decided: May 25, 1979.
MELVIN LEWIS, PETITIONER
COMMONWEALTH OF PENNSYLVANIA, WORKMEN'S COMPENSATION APPEAL BOARD AND PENNSYLVANIA LIQUOR CONTROL BOARD, RESPONDENTS
Appeal from the Order of the Workmen's Compensation Appeal Board in case of Melvin Lewis v. Pennsylvania Liquor Control Board, No. A-71317.
Sylvan D. Einhorn, for appellant.
John E. O'Connor, for appellees.
Judges Crumlish, Jr., Blatt and MacPhail, sitting as a panel of three. Opinion by Judge Crumlish, Jr.
[ 43 Pa. Commw. Page 71]
The Pennsylvania Workmen's Compensation Appeal Board (Board) affirmed a referee's dismissal of Melvin Lewis's claim for compensation under The Pennsylvania Workmen's Compensation Act*fn1 (Act) for a back injury he allegedly sustained in an "accident" which occurred during the course of his employment with the Pennsylvania Liquor Control Board (Employer). Melvin Lewis appeals. We affirm.
[ 43 Pa. Commw. Page 72]
The referee found that Claimant-Lewis failed to meet his burden of proof:*fn2 the medical evidence offered by Lewis did not establish that he suffered a compensable injury as a result of an "accident" in the course of his employment as provided in Section 301(c) of the Act.*fn3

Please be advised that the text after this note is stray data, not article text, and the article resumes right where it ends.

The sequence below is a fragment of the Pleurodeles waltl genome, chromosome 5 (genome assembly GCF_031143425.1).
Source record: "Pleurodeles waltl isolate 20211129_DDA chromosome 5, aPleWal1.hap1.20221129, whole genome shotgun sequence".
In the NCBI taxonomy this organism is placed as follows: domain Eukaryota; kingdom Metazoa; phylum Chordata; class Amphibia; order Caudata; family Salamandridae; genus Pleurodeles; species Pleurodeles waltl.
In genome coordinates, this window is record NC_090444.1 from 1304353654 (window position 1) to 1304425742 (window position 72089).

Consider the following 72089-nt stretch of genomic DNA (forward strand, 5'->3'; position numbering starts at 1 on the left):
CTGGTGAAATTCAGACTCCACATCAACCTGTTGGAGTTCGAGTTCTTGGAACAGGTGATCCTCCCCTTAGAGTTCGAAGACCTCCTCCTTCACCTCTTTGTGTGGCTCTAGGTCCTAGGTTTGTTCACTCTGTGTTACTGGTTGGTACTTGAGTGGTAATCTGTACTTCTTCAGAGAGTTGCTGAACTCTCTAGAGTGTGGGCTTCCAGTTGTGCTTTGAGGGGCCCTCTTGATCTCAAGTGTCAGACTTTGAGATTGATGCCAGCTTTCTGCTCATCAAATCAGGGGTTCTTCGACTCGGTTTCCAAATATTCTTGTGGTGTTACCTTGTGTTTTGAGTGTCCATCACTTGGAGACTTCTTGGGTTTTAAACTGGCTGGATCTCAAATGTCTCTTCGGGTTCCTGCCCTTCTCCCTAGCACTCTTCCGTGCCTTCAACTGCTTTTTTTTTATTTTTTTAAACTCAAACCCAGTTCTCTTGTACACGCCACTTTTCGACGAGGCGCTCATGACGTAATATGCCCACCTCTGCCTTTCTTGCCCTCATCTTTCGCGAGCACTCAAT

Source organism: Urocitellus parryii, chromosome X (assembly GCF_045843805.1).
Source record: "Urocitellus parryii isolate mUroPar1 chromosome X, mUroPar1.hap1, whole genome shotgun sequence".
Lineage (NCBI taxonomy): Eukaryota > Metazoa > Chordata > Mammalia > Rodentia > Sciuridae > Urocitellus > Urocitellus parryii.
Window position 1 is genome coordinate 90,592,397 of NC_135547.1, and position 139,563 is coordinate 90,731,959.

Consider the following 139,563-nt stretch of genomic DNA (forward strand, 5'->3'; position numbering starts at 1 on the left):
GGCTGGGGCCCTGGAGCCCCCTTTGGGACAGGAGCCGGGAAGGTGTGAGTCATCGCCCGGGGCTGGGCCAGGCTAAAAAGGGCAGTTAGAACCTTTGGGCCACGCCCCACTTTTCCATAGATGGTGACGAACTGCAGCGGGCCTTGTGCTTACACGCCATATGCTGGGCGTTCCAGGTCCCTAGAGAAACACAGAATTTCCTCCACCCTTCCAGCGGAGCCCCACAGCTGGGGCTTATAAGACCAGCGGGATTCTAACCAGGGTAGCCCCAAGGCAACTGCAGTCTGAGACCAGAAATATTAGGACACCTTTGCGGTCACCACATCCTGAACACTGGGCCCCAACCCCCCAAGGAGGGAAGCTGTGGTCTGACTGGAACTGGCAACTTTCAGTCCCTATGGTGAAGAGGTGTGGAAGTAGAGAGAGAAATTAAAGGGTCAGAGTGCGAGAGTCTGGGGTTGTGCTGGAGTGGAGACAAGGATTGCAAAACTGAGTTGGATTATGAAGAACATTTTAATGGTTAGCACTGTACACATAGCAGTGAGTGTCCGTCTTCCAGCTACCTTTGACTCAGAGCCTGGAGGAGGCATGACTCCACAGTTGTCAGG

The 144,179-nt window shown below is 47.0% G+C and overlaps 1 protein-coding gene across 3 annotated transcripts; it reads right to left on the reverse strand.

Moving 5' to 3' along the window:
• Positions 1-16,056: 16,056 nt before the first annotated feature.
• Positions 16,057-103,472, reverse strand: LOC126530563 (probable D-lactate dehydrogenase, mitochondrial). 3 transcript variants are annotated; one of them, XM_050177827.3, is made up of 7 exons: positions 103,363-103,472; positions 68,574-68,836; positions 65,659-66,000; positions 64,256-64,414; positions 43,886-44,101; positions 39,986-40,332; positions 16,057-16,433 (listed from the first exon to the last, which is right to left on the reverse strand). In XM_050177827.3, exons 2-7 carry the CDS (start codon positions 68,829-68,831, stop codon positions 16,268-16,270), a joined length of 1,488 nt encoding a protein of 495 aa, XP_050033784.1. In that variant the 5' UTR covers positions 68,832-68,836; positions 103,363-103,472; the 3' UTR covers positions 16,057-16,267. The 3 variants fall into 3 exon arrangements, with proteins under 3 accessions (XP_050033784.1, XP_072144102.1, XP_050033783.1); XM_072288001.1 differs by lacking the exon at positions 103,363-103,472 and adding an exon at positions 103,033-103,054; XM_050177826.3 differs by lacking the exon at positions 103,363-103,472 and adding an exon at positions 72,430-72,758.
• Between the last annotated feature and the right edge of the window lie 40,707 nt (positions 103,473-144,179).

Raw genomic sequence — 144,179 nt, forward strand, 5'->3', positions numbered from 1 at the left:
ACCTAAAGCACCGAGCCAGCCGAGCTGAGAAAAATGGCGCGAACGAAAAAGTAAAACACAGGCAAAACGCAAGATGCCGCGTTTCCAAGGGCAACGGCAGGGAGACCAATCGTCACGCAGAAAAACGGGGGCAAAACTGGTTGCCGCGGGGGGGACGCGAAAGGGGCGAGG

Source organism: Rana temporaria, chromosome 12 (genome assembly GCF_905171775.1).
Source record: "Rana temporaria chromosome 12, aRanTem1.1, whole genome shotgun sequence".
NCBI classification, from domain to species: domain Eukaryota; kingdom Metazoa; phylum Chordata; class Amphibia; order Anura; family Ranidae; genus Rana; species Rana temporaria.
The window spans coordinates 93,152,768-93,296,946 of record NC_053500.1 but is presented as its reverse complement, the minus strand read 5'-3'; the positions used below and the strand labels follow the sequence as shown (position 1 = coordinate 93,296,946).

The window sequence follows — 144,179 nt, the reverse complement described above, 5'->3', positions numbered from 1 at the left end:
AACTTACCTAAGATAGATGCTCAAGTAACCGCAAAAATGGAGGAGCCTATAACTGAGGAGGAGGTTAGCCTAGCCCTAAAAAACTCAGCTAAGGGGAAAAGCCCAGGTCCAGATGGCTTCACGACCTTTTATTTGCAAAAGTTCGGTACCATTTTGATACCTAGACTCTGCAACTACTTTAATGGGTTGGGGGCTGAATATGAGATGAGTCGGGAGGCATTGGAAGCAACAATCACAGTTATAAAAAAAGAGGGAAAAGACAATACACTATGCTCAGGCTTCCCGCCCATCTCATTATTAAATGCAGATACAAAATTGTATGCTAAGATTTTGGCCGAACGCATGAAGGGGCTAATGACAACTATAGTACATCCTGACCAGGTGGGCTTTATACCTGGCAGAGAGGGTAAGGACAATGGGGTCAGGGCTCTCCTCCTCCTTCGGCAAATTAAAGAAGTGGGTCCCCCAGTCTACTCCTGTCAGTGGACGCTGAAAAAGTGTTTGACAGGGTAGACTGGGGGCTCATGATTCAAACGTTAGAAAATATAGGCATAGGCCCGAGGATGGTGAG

The burden of proof and the Court's scope of review is undisputed. If the burdened party fails below, the question on appeal is whether the referee capriciously disregarded competent evidence. That the referee chooses to believe a witness is not capricious conduct; only when the referee deliberately disbelieves "undoubted testimony or evidence from an apparently trustworthy source as would be repugnant to a man of reasonable intelligence" may we find that he has acted in a capricious manner. Kuchinski v. Workmen's Compensation Appeal Board, 38 Pa. Commonwealth Ct. 210, 212, 392 A.2d 348, 349 (1978).
Considering the following facts of record, we are satisfied that the referee did not capriciously disregard competent evidence in making his findings and conclusions: first, there is nothing in the record to
[ 43 Pa. Commw. Page 73]
support the allegation that the injury Lewis sustained on September 17, 1970, was the result of an "accident" compensable under the Act;*fn4 second, Lewis failed to submit medical testimony to conclusively establish that there is a causal connection between his alleged injury of September 17, 1970, and his present disability. Contrariwise, Employer's medical expert testified that in his opinion the injury of September 17, 1970, was not causally related to Lewis's existing disability.
And Now, this 25th day of May, 1979, the order of the Workmen's Compensation Appeal Board dated March 17, 1977, denying benefits to Melvin Lewis, is hereby affirmed.